CITCON London 2006 Retrospective


The Continuous Integration and Testing Conference (CITCON) was on last Saturday. I’ve only just got around to writing about it. There are already some other writeups available from the Comments on the Web page on the wiki. Anyway, here’s mine…

For me, the most unique thing about the conference was the manner in which it was organised – using the OpenSpace rules. In summary, the rules are:

  • Whoever shows up is the right group
  • Whatever happens is the only thing that could have
  • Whenever it starts is the right time
  • When it’s over, it’s over

It was fascinating to see the OpenSpace rules in action. On the evening before the conference, everyone met up at the hotel. Paul and Jeff started off with by introducing themselves, and then asking everyone in the room to introduce themselves as well. We then moved on to the creating the schedule. We started off with a blank whiteboard for the schedule. Various people had subjects they wanted to talk about (or hear about), and so they got up and wrote down their subject on a sticky note, and put on an empty space on the board. I thought that there might be some problems getting enough sessions, but the board filled up quickly, and was in fact over-subscribed.

After the proposed sessions were posted, we broke up for drinks and informal chats. Everyone had a chance to look at the sessions, and put a mark against every session they thought they would like to see. Anyone could re-arrange (or even combine) sessions on the schedule depending upon popularity, convenience and personal whim. It sounds chaotic, but at the end, there was a remarkably coherent set of subjects arranged. If you look at the photo set I took, there are an interesting series of photos showing how the schedule evolved over the evening and the morning afterwards.

Aside from the scheduling gymnastics, the sessions themselves were very free flowing. Because there were no real “prepared speeches” or similar, each session was very much a collaborative discussion on the agreed subject. I thought that this had many positive and a few negative points. On the positive side:

  • Discussions were highly interactive, there was little monopolisation of discussions
  • Attendees were drawn into contributing to the discussion just by the mere fact that they were there
  • Participants were all very positive and receptive to any discussions

I think the above points can be attributed to the fact that pretty much all the participants in the conference had decided to attend out of their own personal interest. They were all either deeply sympathetic to subject of the conference, or highly interested in learning about it.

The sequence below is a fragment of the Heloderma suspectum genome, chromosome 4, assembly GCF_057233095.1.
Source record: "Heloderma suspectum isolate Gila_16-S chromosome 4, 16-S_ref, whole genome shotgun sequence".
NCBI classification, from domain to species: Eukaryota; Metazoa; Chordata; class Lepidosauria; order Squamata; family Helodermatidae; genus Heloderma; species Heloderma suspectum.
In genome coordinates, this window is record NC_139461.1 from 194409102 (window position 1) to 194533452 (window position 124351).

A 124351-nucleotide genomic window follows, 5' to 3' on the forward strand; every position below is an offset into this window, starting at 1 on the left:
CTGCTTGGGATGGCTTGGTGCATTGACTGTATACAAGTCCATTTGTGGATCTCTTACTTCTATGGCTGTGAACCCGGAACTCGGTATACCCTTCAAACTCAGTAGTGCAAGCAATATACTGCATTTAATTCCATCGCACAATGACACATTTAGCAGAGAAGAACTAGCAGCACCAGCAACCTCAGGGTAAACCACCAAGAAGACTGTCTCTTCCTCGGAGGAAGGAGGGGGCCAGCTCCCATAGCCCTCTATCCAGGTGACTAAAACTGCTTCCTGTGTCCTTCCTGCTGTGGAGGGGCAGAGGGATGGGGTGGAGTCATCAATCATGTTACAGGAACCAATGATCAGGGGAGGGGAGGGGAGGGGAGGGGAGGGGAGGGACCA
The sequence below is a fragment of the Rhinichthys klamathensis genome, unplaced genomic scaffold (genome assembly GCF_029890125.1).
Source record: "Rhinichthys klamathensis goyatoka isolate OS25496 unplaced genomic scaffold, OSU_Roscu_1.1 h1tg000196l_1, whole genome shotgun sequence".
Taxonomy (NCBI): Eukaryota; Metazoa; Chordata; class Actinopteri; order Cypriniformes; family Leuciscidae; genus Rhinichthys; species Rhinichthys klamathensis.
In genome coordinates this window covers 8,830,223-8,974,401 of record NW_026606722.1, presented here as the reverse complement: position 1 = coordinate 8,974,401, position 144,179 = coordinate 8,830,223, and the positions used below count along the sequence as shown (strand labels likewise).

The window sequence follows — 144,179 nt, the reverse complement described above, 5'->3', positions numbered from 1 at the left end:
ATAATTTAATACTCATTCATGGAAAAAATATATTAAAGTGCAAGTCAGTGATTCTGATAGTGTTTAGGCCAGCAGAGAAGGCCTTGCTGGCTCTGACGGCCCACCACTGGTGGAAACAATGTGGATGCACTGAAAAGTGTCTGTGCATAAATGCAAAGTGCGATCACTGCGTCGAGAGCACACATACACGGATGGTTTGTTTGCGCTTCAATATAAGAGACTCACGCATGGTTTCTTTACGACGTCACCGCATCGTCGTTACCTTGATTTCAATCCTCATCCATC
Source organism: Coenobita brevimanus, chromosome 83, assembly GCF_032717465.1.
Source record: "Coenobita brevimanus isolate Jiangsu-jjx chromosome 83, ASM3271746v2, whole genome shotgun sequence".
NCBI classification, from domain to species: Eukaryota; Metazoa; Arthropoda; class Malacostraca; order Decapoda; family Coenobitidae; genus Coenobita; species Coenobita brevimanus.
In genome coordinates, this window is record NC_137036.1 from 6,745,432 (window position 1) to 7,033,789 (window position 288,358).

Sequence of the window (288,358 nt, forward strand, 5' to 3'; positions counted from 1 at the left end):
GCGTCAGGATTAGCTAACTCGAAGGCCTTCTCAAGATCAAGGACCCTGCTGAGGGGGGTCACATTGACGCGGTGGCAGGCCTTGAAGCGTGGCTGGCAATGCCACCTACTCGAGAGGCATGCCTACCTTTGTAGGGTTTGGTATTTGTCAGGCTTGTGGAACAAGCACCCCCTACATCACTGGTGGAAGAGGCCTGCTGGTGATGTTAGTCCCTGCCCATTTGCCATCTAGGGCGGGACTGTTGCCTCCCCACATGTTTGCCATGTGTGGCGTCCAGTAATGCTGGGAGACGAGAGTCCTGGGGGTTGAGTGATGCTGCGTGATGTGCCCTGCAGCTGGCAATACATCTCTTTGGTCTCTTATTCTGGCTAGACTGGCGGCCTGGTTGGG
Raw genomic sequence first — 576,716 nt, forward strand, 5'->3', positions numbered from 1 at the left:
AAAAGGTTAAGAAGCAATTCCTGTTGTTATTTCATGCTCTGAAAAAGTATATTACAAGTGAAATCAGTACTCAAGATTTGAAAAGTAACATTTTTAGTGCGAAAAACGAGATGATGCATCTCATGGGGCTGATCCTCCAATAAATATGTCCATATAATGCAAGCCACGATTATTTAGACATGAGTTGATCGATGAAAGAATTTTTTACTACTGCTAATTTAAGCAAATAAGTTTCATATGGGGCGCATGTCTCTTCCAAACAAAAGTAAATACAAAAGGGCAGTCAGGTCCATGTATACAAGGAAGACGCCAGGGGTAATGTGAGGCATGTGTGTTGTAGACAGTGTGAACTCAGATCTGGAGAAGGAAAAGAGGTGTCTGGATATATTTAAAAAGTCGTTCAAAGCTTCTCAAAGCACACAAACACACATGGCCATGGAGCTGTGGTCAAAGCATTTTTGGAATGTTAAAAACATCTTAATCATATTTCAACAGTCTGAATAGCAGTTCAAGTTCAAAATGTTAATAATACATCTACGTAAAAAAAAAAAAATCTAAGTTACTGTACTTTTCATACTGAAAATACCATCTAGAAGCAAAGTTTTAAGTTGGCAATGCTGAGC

The echo chamber effect is a phenomenon that people should be aware of in these situations. I didn’t see much in the way of conflicting or dissenting options during the conference. This means that the subject under discussion is either undisputed, or the people with negative opinions are not present.

On the negative side, the main issue I had was to do with the expertise of participants in some sessions. Because there were no prepared presentations before a session started, there was no real guarantee that there would be any unique insights gained. Some sessions degenerated into a group of people sharing war stories about problems they’ve encountered. However, even in these situations, there was often insight to be gained into a specific problem.

With those points made, I think it was one of the most interesting and dynamic conferences I’ve ever attended. I think that a lot of the attribution to this can go to the OpenSpaces format and the fact that all the attendees were very motivated on the subject.

These are the sessions that I attended:

  • 09.00: Non-functional testing in a CI environment
  • 10.00: Continuous code policing
  • 11.00: Break
  • 11.30: Managing complex builds with Ant
  • 12.30: Lunch
  • 13.30: How to write GUI tests
  • 14.30: Continuous integration anti-patterns
  • 15:30: Break
  • 16:00: Build telemetry and statistics

In three of the sessions I volunteers to take notes to publish on the wiki. The session rooms all had projectors available, so I just plugged in my laptop and typed notes on the big screen as people were talking. I thought that it was a good way to capture the conversations as they happened.

I believe I got very good value out of all those sessions. In the non-functional testing session I was able to ask people about strategies to start performance testing in the environment at my new job. In the managing complex builds session, I was able to have a good chat with the Buildix guys about their strategies.

In the end, it was great to meet so many CruiseControl enthusiasts, devs and committers. I was hoping to get a good look at some alternative CI servers, but I only really caught a glimpse of the upcoming Atlassian Bamboo (which was interesting, all the same).